The program of voluntary resettlement of citizens from the former Soviet Union is clearly stalling. Over the entire period of its existence very few took the opportunity to move to their historical homeland. One of the main reasons is problems with citizenship that takes years to obtain.
What are the challenges faced by immigrants? Those who undergo this procedure complain about the endless red tape, that the Federal Migration Service (FMS) requires increasingly more documents that are not always possible to get. Many face difficulties when translating their documents from one of the national languages into Russian, as well as the fact that it is not all that easy to make everything legally correct.
While we are enjoying the standard phrases about how the Russians are welcomed in their historic homeland and how this program improves the demographics, these Russians often think of moving to other countries. "In order to obtain Russian citizenship, a person must lose at least a year of their life to retrieve information, gather all necessary papers, stand in lines, and support themselves financially in the process. The Russians should have a separate room in the FMS. Now we have to watch Southerners taking their folders in the FMS office right in front of us, while the Slavs are freezing in the cold. "
"Have we, the Russians, deserved such treatment? The Motherland meets us with humiliation, rudeness, lack of professionalism of the FMS workers, meaningless, endless lines for each piece of paper. In every way you are shown that you are nobody, a slave! We hear "We did not invite you here!" My son was eager to move to Russia, and after this reception he is asking, "Mom, can we go to America instead? "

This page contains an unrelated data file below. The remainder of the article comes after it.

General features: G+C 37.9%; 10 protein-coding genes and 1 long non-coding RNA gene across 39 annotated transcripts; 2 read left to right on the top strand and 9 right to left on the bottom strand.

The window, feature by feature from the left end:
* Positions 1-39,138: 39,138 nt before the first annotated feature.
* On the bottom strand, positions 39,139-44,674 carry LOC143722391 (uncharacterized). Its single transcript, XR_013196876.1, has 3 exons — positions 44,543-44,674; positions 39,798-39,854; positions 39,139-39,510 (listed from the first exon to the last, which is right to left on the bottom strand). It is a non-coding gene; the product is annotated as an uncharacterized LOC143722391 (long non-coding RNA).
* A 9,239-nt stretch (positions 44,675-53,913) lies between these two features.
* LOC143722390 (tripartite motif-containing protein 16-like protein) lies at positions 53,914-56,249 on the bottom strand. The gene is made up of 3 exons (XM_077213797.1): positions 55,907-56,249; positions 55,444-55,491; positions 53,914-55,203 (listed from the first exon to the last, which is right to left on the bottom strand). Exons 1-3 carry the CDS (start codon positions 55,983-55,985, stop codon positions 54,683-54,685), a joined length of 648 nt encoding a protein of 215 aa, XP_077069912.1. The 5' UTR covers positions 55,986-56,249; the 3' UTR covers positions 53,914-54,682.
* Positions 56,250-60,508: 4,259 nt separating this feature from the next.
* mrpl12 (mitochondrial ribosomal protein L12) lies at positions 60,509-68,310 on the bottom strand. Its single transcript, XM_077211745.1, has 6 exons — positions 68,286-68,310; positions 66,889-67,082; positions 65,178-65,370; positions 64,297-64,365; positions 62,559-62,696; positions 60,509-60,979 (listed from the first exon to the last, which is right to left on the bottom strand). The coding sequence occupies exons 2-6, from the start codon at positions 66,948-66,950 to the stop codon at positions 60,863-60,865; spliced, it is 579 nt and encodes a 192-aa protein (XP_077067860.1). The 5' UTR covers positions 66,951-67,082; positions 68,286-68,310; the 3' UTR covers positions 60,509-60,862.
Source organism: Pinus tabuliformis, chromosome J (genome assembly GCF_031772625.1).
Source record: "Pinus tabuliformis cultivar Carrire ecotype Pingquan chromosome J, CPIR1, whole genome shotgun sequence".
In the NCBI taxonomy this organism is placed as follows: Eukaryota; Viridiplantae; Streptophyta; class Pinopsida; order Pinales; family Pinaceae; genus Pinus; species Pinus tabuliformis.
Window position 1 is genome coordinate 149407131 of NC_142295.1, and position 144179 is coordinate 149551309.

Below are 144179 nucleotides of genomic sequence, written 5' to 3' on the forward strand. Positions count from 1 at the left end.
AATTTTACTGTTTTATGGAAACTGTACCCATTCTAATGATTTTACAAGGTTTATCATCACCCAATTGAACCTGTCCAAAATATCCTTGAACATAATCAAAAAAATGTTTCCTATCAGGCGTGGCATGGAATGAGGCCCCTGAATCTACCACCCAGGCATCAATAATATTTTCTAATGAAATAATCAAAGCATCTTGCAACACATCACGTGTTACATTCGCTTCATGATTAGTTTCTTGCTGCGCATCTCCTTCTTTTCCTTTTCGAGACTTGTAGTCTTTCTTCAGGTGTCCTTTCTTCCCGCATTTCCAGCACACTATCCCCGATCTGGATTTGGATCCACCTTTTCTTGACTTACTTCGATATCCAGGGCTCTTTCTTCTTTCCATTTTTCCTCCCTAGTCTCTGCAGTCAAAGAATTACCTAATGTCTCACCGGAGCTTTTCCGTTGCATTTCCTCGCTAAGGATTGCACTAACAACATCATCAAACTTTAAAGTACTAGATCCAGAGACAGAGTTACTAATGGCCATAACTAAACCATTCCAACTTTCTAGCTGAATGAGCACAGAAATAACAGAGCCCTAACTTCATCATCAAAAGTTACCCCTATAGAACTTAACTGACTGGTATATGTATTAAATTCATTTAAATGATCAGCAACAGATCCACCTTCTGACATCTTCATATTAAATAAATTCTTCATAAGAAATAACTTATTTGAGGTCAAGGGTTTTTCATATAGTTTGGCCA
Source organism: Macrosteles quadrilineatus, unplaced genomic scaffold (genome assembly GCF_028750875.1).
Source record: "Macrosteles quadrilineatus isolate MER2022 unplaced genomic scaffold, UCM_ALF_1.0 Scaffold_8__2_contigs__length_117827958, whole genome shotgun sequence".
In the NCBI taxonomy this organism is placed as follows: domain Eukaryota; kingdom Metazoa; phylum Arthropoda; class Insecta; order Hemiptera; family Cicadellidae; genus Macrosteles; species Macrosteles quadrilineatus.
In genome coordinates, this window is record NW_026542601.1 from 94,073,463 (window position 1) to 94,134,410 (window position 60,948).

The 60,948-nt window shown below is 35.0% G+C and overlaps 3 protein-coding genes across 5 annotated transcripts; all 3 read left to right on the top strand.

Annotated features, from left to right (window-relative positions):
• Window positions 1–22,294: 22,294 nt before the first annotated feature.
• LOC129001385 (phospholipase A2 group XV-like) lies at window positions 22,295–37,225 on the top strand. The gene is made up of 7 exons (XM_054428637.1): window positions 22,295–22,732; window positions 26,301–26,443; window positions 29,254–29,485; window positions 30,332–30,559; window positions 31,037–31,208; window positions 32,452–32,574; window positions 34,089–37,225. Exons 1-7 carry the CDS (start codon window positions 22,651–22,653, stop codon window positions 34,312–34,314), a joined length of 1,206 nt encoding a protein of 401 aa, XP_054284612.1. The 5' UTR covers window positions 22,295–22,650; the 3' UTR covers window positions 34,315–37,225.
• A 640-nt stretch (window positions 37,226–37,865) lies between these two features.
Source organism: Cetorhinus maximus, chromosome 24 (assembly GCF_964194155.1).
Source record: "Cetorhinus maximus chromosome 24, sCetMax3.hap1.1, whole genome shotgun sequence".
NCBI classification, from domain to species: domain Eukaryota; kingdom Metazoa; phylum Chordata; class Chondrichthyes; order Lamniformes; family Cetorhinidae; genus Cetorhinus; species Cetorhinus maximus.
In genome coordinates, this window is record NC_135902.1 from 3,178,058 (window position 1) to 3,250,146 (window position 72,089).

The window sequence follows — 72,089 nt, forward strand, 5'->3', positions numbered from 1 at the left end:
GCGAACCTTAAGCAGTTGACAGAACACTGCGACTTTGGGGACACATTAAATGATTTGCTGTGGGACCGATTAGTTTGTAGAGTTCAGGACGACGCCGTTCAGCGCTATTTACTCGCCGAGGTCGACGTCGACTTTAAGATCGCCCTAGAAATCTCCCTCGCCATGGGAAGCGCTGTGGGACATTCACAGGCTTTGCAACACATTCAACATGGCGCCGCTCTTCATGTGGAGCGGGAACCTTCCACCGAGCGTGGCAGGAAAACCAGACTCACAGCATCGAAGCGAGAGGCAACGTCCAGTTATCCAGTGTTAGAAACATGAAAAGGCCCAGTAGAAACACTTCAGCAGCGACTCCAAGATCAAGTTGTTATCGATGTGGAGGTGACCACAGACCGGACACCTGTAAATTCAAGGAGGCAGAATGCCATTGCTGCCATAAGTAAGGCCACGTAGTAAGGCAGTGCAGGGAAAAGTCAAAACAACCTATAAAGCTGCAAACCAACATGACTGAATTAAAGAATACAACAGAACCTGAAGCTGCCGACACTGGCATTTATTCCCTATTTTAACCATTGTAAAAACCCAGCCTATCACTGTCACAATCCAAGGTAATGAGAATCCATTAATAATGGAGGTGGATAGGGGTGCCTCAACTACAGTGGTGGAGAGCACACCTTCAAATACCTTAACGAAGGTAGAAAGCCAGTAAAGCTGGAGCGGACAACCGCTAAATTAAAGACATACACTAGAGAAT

"Being a Russian, I am in the same position as people from the republics of the Caucasus, Central Asia, and even the Afghans. We are all equal before the Russian law that requires waiting eight years to complete the acquisition of citizenship."
Some speak to the fact that for those who are willing to fork out, the back door opens and then all the problems are solved. It seems that such horrible conditions are created deliberately, in order to force people to pay a bribe.
FMS employees often recognize the problem and the fact that they often simply cannot cope with the influx of visitors.
In the West things are different. It is believed that Israel and Germany have the most advanced legislation for working with compatriots and their descendants. The latter gathers "its own" around the world, from the republics of the former Soviet Union to South Africa and Latin America.
As for Israel, one does not have to be a full-blooded Jew to obtain Israeli citizenship. The total number of returning immigrants is in the millions, many of them have moved here because of the Jewish religion. The state itself is actively supporting this program. However, in Russia the state of affairs is different. Experts commented on the situation for Pravda.Ru:
Alexandra Dokuchaeva, director of the Institute of CIS Diaspora: "The situation in this regard is really depressing and it is very, very difficult to obtain Russian citizenship. There are too many bureaucratic barriers in the way. I know many cases where people have been waiting for citizenship for 10-15 years, and all in vain. Moreover, all attempts to simplify their lives fail. MPs Zatulin and Pligin in the State Duma repeatedly offered amendments to simplify the procedure for obtaining Russian citizenship for ethnic Russians, but they are up in the air. Why? The conclusion is obvious. Does Russia needs Russians with such an approach? The authorities benefit from not accepting Russians who will have to be provided with certain social security, pensions, etc. It is more convenient to have guest workers who do not have any rights and are willing to endure anything just to get work. "